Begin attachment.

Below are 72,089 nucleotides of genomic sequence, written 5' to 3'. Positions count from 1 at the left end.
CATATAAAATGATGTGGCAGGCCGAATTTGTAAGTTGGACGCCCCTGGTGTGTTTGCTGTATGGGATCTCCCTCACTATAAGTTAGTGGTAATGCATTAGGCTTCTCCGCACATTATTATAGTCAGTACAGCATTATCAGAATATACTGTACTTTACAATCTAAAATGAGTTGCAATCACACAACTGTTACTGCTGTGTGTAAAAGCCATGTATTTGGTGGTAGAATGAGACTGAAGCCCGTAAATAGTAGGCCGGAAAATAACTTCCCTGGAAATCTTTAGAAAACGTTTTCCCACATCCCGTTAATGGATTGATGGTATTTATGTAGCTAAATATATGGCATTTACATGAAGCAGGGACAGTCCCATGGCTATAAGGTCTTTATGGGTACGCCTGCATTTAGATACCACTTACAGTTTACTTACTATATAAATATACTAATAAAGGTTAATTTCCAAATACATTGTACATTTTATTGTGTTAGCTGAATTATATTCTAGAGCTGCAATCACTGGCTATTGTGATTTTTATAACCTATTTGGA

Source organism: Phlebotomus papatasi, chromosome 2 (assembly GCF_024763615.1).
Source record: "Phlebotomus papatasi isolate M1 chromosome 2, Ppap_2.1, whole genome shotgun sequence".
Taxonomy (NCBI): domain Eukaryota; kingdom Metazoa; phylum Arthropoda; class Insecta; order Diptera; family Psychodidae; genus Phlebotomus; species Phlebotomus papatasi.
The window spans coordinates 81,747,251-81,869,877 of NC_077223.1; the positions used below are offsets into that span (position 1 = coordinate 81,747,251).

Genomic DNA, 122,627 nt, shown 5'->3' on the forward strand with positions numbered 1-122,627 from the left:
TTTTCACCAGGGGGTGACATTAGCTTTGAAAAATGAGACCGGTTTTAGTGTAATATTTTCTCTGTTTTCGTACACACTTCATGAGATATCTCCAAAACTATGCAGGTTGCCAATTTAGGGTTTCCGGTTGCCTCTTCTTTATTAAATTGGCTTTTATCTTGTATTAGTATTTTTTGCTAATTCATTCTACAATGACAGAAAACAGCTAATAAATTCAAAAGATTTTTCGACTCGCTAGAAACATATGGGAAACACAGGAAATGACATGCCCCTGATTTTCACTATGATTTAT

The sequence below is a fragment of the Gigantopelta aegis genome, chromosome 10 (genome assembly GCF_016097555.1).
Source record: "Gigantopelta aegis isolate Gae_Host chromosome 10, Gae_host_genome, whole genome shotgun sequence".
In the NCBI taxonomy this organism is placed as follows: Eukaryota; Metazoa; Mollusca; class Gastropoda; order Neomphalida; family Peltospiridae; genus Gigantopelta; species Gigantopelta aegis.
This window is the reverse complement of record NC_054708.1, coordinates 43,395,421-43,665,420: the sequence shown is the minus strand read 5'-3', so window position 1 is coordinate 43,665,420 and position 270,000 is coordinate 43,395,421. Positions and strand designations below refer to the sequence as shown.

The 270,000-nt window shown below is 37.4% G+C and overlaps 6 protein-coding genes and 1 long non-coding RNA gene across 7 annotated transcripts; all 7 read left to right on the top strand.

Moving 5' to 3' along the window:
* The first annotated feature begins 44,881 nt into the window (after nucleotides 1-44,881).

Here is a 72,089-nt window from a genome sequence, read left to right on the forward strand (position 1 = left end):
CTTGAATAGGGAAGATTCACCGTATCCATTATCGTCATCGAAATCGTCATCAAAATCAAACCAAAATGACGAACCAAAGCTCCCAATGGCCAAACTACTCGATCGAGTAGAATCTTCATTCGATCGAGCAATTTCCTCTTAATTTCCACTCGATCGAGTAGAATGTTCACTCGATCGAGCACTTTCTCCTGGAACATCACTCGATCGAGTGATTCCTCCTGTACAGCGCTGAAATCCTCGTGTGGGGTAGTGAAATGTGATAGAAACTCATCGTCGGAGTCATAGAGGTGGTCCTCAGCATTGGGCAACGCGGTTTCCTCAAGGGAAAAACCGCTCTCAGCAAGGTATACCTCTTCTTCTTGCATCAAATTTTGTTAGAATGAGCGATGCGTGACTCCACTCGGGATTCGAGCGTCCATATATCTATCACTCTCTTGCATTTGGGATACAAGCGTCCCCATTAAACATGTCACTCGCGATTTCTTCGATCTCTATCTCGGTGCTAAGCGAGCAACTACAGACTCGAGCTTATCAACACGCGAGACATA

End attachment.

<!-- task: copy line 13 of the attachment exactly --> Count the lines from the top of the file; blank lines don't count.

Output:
The 270,000-nt window shown below is 37.4% G+C and overlaps 6 protein-coding genes and 1 long non-coding RNA gene across 7 annotated transcripts; all 7 read left to right on the top strand.